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I've been checking this site daily for about two weeks now. There are not enough questions, and most questions are misplaced - things like career questions, or opinion based. Nobody seems to be flagging them or taking them down. I actually answered some before realizing this was the wrong place for those questions. Nobody is even posting responses that those questions are off-topic. It would be great to have a FAQ we could post in response to those, after they are closed.

I'm also having a hard time getting reputation enough to do simple things like leave comments. I'd be happy to help moderate but I can't seem to get the reputation to do so.

I'd like to be active here, but I'm finding it very hard to break into this community.

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    $\begingroup$ I am closing off-topic questions, but am waiting a week or more before doing so to see if the community will flag or close them rather than unilaterally closing them immediately. $\endgroup$ – Sean Owen Oct 14 '14 at 8:04
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    $\begingroup$ Awesome, I will start flagging them. $\endgroup$ – sheldonkreger Oct 14 '14 at 17:37
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    $\begingroup$ @SeanOwen Closed questions can always be re-opened. That's part of the reasoning behind displaying them as "on hold" initially - to prompt the asker to revise and improve. Waiting to apply this status to a question that clearly ignores the "don't ask" page is counterproductive because the question gets answers in the meantime and then closing it looks vindictive rather than corrective. $\endgroup$ – Air Oct 29 '14 at 17:15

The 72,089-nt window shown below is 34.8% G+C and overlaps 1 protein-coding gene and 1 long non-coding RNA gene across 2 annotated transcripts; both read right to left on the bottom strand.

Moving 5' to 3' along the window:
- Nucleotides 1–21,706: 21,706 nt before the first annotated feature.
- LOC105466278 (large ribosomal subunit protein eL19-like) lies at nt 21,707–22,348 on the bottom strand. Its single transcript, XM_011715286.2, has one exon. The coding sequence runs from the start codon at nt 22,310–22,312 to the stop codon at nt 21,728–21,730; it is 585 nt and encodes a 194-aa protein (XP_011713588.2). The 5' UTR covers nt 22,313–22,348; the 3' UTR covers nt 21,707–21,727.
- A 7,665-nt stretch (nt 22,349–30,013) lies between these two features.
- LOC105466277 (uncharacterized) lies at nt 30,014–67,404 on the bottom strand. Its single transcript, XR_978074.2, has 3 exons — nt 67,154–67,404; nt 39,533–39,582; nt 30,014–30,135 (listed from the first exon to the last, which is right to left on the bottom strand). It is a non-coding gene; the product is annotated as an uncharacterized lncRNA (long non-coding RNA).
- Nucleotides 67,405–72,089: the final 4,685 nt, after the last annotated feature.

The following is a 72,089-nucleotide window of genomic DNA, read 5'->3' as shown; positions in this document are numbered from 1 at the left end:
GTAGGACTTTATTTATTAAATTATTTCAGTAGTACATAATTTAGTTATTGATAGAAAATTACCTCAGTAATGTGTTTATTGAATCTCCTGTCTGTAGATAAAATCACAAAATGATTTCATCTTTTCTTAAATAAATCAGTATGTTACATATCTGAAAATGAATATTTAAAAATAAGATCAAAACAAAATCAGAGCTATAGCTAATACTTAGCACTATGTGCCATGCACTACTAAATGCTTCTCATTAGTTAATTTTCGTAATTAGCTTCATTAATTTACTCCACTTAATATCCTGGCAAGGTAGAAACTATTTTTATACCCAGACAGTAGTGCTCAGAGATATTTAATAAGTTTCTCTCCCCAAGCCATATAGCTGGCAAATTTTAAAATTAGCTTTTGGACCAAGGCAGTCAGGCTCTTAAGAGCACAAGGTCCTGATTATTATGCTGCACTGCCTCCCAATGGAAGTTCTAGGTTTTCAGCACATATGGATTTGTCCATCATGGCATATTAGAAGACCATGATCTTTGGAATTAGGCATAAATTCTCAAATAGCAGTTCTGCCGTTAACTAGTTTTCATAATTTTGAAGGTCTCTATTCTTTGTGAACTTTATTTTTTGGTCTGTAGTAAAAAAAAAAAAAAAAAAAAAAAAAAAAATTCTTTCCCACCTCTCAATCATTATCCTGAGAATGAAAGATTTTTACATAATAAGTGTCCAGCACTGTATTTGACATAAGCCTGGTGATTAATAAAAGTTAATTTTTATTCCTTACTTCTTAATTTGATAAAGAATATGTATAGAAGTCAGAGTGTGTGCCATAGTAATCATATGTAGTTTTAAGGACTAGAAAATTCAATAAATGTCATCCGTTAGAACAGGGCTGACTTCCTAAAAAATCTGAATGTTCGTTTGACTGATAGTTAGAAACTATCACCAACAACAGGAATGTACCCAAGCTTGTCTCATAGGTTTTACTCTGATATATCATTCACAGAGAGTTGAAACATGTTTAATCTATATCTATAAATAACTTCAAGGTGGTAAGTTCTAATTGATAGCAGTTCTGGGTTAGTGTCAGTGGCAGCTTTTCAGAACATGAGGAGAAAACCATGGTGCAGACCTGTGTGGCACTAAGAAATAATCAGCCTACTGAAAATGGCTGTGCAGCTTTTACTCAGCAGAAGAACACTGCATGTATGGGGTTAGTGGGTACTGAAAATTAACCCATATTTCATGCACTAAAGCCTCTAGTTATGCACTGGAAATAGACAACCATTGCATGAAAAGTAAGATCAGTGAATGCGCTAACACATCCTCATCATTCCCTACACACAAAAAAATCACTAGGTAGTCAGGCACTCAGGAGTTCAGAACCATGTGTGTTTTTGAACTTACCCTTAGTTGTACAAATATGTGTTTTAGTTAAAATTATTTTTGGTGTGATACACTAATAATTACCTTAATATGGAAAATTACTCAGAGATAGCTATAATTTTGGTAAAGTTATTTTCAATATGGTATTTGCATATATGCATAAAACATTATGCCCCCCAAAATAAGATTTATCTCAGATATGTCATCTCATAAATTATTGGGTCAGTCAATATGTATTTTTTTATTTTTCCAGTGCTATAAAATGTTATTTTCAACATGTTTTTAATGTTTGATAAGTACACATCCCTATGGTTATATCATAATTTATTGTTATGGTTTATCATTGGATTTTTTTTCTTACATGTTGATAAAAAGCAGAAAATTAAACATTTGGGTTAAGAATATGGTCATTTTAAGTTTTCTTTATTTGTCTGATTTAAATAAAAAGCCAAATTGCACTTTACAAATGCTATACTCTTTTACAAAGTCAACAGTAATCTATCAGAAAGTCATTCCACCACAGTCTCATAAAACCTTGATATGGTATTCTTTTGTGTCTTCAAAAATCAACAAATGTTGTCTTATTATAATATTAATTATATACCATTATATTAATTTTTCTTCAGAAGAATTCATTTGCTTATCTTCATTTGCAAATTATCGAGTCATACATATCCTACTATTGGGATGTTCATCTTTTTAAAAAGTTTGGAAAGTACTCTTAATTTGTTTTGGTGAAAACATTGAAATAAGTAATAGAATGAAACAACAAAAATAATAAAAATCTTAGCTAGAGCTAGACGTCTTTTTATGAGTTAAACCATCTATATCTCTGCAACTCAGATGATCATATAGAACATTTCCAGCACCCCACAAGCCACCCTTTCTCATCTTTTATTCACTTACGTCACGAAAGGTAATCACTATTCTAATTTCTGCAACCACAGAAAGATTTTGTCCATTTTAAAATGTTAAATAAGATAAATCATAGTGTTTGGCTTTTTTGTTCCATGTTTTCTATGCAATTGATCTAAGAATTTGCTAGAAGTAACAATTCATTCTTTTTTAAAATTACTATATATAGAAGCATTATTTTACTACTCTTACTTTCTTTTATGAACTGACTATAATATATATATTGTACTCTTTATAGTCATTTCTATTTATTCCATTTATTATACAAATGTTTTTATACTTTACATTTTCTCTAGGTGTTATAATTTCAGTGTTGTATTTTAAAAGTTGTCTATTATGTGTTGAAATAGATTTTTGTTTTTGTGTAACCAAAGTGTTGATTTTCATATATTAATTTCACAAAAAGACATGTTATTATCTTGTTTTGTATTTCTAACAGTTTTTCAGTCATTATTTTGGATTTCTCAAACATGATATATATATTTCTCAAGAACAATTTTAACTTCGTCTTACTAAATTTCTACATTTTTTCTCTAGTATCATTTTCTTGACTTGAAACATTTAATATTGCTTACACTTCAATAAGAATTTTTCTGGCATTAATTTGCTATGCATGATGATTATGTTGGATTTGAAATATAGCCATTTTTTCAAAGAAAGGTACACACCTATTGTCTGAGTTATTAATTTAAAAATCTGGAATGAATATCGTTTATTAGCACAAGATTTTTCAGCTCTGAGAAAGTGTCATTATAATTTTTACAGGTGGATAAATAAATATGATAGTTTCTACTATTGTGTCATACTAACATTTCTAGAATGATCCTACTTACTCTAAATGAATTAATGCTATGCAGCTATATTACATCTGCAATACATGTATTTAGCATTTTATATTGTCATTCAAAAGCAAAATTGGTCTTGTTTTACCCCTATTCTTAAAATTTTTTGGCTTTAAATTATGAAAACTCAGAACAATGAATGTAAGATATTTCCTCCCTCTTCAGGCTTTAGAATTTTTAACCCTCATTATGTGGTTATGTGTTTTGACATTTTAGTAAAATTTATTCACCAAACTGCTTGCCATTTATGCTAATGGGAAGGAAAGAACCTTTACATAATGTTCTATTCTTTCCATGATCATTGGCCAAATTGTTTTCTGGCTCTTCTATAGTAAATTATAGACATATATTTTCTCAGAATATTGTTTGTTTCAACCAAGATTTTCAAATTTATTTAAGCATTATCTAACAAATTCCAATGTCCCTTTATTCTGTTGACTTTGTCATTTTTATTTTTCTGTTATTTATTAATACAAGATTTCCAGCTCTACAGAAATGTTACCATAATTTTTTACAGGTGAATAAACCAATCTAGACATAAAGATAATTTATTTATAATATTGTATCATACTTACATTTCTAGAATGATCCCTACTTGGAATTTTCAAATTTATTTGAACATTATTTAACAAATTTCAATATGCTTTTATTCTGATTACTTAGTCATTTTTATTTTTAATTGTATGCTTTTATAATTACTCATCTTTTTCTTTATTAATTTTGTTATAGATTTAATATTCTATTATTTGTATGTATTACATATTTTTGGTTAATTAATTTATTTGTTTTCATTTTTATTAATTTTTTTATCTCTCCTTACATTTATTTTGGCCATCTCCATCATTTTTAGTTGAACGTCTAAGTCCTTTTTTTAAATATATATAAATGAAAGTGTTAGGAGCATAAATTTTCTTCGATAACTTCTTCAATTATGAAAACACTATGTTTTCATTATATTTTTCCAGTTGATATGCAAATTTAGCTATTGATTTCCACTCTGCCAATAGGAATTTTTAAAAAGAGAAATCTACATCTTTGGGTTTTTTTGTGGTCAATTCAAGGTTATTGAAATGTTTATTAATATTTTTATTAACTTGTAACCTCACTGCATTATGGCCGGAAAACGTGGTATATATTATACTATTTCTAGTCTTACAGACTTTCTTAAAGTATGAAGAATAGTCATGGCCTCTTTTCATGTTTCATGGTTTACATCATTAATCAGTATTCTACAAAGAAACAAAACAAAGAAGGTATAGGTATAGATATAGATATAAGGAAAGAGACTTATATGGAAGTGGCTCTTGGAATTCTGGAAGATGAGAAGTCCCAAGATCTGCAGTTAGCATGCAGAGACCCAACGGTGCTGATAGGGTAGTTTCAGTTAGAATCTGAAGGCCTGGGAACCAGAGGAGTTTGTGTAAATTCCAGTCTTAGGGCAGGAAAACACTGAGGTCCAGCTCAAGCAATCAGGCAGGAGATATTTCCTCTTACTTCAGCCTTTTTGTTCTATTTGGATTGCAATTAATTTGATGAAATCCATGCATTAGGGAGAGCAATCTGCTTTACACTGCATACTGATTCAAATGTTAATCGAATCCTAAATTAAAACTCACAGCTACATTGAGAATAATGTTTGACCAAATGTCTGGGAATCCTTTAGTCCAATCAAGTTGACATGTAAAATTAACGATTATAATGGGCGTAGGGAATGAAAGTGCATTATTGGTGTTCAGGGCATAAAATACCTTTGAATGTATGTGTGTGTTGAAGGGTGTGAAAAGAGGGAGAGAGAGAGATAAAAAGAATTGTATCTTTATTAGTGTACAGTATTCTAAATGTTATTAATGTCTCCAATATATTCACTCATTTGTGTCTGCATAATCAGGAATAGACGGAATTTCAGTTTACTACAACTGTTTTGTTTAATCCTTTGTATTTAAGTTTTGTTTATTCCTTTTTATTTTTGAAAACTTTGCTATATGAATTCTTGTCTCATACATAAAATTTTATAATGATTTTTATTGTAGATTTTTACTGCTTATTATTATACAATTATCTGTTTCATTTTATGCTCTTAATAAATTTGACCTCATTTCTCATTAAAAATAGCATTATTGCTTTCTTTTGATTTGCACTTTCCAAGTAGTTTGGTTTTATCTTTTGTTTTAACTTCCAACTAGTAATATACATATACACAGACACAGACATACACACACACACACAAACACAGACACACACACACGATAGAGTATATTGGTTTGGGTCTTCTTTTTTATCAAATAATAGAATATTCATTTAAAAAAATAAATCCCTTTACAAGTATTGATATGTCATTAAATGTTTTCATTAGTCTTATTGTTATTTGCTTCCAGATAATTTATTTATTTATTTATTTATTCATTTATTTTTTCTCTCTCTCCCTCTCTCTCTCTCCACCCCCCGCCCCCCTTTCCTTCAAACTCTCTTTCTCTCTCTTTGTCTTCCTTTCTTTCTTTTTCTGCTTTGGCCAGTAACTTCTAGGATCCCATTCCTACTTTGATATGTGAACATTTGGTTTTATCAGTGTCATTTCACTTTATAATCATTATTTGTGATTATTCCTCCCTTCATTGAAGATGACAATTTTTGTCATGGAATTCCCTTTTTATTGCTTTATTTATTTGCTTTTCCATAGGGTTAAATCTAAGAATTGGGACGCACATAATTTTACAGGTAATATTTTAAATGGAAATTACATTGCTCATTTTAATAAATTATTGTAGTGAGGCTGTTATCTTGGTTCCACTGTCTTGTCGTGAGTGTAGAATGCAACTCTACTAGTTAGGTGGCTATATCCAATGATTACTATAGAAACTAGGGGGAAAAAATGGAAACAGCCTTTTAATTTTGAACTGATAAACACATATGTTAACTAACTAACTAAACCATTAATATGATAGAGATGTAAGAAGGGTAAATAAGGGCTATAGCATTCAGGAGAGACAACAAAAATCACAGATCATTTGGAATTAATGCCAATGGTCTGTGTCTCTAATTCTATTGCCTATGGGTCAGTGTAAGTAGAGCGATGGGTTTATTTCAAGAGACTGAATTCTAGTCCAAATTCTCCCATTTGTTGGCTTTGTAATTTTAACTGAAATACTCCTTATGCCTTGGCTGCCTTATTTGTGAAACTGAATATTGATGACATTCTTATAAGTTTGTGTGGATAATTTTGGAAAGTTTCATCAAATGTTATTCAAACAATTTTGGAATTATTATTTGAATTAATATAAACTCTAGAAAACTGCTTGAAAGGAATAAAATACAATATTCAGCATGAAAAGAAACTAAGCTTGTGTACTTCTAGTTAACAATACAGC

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    $\begingroup$ Good point. I suppose the question though is, should they be don't-ask and do they need fixing? I am closing these questions in the end. $\endgroup$ – Sean Owen Oct 29 '14 at 17:35
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One thing that I cannot easily answer: "How is this site different from Cross-Validated?"

It seems that the sites' aims are mostly overlapping. Maybe enough people petitioned from this site without realizing that a reasonable choice was already there?

I have wondered sometimes that Area51 needs to have a better mechanism for suggesting existing communities whilst people are petitioning.

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I would suggest a data science flashmob - as was organised for r in stack overflow.

http://www.decisionsciencenews.com/2009/09/03/r-flashmob-2-tuesday-8-september-2009/

perhaps the moderators could come up with a list of "seed questions" and/or answers. ( this should also clarify what this site is about). My own interests for this site is in algorithms/tools for big data. Sadly most of the questions are just basic ML (which I would move to CV).